However, it remained unclear as to whether this commitment was relevant to the values of open government. Public disclosure of the quantity and sources of campaign financing would ensure access to previously undisclosed government-held information. However, the commitment did not specify whether the declarations register would be made public and, if so, how it aimed to do so.

For more information, see the 2016–2017 IRM midterm progress report.


Midterm: Limited

The commitment achieved limited completion by the midterm. According to a representative of Transparency International Sri Lanka (TISL), the Elections Commission developed a strong draft of a potential law pertaining to campaign financing, but had not yet publicised it (Milestone 20.1). [273]

Media reports [274] also confirmed that the government had received cabinet approval to draft legislation to control election expenses. It was unclear, however, whether this draft contained a provision to introduce and publish a declarations register, including information on the quantity and sources of campaign contributions.

End of term: Limited

Commitment implementation continued to be limited at the end of term.

Milestone 20.1: A representative of TISL confirmed that discussions on amendments to elections laws were still ongoing. [275] TISL noted that the Elections Commission had not publicly disclosed any related developments. [276] The Elections Commission, or the Commission to Investigate Allegations of Corruption or Bribery (CIABOC), could not be reached for comment. [277]

Did It Open Government?

Access to Information: Did Not Change

Civic Participation: Did Not Change

Public Accountability: Did Not Change

This commitment had unclear relevance to OGP values and thus did not open government.

At the outset of the action plan, none of the laws that exercise jurisdiction over the election of the President, [278] Parliament, [279] provincial councils, [280] or local government [281] contained regulations for political campaign financing. [282] The lack of such legislation can diminish the potential for free and fair elections. Campaign financing can determine who competes in elections, how well or widely they are able to disseminate their messaging, and therefore, potentially, who will be elected into office. [283] In Sri Lanka, candidates showering money on voters to sway voting had become a common feature of election campaigning. [284] In previous elections, presidential candidates have spent large amounts of money on elaborate public campaigns. [285]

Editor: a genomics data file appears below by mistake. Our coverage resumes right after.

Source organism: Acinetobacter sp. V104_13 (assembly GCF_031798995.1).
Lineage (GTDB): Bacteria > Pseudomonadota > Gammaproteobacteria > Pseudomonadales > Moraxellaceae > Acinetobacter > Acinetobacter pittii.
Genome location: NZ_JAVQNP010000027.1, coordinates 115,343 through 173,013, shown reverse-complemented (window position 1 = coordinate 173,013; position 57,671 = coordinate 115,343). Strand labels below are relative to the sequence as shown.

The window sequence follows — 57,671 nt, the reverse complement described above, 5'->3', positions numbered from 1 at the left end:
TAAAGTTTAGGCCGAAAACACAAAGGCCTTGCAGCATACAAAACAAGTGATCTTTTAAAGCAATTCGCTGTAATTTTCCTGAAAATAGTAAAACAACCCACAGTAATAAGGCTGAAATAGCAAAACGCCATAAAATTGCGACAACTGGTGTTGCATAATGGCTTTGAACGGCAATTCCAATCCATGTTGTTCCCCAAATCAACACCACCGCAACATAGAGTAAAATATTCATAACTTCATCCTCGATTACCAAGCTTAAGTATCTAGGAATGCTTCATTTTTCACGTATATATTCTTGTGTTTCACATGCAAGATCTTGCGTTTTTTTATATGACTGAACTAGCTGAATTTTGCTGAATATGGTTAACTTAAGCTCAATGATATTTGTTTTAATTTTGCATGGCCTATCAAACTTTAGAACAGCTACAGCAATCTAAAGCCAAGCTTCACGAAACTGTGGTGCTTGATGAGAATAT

Therefore, this commitment aimed to amend elections laws to regulate and promote disclosure of information on political campaign financing. However, the Elections Commission was not able to amend elections laws by the end of term; and information on political campaign financing was not made publicly available. In addition, the commitment, as written, did not specify whether, or how, the proposed declarations register intended to disclose government-held information to the public. There was no change in government practice.

Carried Forward?

Sri Lanka’s second action plan was not released at the time of this report.

In the 2016–2017 IRM midterm progress report, the IRM researcher recommended that this commitment be carried forward to the next action plan. However, the researcher also proposed a few measures to increase specificity and enhance the impact of this commitment. These include: defining and developing a mechanism through which disclosed information will be made publicly available; and introducing a robust accountability, or grievance redress mechanism, to hold candidates accountable for disclosed information on the financing of political campaigns.

[272] In the action plan, all milestones pertaining to corruption are listed under a single commitment. For clarity, these milestones have been separated in this report into six different commitments (see 16–21), each looking at distinct components of the anti-corruption framework.

[273] Sankhitha Gunaratne (Transparency International), interview by IRM researcher, 17 October 2017.

[274] Z. Imtiaz, “Ceiling on Election Campaign Financing” (Daily News, 18 October 2017)

[275] Maheshi Herat (Transparency International Sri Lanka), interview by IRM researcher, 27 September 2018.